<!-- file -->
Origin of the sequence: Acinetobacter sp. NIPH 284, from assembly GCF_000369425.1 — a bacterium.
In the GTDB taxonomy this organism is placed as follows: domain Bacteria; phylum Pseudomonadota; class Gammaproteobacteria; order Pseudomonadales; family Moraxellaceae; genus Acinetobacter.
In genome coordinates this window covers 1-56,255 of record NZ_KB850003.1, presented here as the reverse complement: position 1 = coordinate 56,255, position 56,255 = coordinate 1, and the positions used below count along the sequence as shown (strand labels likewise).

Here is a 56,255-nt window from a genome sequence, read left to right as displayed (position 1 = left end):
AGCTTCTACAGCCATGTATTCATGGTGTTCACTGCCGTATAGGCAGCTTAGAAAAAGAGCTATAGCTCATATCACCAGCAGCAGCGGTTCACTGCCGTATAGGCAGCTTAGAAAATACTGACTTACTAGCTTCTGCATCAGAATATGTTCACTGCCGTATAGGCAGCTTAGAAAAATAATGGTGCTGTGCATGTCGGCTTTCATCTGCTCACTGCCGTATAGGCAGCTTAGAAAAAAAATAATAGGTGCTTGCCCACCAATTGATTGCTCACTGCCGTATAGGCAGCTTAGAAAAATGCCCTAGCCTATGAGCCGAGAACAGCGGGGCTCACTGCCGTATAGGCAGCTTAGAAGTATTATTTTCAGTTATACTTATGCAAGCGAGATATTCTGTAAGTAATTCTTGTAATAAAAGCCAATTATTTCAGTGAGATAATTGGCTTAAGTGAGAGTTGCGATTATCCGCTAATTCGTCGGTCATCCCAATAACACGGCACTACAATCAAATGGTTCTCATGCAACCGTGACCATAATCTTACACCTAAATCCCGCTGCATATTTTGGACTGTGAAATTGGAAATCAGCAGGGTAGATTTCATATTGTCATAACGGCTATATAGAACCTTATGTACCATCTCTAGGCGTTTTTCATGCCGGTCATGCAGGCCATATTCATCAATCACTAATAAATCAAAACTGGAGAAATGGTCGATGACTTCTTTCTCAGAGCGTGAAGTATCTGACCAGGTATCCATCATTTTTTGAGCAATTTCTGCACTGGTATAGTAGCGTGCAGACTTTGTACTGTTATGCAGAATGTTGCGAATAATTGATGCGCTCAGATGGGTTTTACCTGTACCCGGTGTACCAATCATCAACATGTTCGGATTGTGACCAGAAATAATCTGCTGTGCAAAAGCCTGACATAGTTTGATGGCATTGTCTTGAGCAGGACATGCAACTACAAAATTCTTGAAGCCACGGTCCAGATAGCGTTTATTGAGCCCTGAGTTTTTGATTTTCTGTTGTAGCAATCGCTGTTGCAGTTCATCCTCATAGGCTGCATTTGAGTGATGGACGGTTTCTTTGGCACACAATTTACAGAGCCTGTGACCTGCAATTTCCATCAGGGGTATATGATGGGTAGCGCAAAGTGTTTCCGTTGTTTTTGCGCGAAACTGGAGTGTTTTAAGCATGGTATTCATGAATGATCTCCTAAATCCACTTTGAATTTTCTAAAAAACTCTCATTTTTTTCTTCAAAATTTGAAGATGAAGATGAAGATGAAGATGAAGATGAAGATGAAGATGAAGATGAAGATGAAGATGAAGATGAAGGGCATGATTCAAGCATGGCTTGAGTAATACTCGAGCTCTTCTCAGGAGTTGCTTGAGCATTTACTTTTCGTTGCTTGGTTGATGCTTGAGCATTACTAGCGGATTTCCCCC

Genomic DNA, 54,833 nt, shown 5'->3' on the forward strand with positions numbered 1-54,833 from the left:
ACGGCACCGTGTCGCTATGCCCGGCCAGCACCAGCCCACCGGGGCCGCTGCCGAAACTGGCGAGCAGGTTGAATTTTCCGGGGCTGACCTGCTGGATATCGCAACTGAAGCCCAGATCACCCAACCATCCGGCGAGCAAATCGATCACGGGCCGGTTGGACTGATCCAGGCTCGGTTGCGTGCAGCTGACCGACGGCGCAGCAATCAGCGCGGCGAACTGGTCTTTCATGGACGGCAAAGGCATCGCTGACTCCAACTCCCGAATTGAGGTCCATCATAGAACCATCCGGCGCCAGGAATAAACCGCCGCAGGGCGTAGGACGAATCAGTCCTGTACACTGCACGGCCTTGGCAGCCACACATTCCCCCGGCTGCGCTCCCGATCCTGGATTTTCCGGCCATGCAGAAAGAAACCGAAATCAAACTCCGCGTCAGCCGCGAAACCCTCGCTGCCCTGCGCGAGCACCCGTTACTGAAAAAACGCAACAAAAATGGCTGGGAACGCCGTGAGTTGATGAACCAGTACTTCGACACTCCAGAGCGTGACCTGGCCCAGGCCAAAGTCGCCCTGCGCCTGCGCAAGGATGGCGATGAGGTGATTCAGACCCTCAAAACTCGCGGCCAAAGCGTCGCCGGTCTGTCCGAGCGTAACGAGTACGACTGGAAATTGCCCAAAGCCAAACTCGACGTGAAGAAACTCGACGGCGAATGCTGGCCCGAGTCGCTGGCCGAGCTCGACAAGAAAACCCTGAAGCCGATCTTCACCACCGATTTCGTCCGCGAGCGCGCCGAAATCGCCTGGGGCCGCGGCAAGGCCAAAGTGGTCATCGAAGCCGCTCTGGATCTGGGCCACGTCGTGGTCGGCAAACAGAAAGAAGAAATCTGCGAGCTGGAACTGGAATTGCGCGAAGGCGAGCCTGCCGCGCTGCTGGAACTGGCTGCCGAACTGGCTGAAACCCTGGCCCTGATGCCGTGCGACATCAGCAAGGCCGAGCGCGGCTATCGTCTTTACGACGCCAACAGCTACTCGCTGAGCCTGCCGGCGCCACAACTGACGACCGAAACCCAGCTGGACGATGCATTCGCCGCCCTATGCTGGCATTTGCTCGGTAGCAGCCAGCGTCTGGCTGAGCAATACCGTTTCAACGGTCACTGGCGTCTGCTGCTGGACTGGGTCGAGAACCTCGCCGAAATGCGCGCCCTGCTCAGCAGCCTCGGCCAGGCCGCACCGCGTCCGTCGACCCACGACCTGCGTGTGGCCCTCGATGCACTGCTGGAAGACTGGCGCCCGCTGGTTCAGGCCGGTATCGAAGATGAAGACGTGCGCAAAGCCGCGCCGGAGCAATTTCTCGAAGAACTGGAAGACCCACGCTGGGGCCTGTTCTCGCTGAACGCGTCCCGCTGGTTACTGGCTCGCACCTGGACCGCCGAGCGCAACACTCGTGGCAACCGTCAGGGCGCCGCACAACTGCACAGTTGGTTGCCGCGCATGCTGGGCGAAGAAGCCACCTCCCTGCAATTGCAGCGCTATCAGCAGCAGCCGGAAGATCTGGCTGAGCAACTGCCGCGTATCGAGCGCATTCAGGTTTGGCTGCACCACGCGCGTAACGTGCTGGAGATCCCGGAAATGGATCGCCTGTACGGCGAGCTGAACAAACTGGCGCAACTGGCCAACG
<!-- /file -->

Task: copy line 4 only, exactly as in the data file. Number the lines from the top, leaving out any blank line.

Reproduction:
Here is a 56,255-nt window from a genome sequence, read left to right as displayed (position 1 = left end):